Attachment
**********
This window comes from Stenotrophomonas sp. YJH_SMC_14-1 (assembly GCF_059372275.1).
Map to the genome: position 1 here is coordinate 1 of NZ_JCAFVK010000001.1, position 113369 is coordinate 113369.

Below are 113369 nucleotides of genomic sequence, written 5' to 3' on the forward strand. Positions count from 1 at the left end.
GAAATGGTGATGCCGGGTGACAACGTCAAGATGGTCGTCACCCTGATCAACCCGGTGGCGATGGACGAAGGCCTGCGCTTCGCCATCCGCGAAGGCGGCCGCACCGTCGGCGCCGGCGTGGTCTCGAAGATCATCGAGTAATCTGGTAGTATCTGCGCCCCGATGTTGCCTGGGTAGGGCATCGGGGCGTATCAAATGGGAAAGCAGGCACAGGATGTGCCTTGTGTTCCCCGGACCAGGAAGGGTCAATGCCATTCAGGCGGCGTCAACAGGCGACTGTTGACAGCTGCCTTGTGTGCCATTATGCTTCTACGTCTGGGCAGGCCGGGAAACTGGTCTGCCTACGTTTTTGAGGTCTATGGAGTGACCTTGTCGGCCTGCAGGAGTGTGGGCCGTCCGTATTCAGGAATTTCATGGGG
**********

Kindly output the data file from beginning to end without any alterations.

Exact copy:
This window comes from Stenotrophomonas sp. YJH_SMC_14-1 (assembly GCF_059372275.1).
Map to the genome: position 1 here is coordinate 1 of NZ_JCAFVK010000001.1, position 113369 is coordinate 113369.

Below are 113369 nucleotides of genomic sequence, written 5' to 3' on the forward strand. Positions count from 1 at the left end.
GAAATGGTGATGCCGGGTGACAACGTCAAGATGGTCGTCACCCTGATCAACCCGGTGGCGATGGACGAAGGCCTGCGCTTCGCCATCCGCGAAGGCGGCCGCACCGTCGGCGCCGGCGTGGTCTCGAAGATCATCGAGTAATCTGGTAGTATCTGCGCCCCGATGTTGCCTGGGTAGGGCATCGGGGCGTATCAAATGGGAAAGCAGGCACAGGATGTGCCTTGTGTTCCCCGGACCAGGAAGGGTCAATGCCATTCAGGCGGCGTCAACAGGCGACTGTTGACAGCTGCCTTGTGTGCCATTATGCTTCTACGTCTGGGCAGGCCGGGAAACTGGTCTGCCTACGTTTTTGAGGTCTATGGAGTGACCTTGTCGGCCTGCAGGAGTGTGGGCCGTCCGTATTCAGGAATTTCATGGGG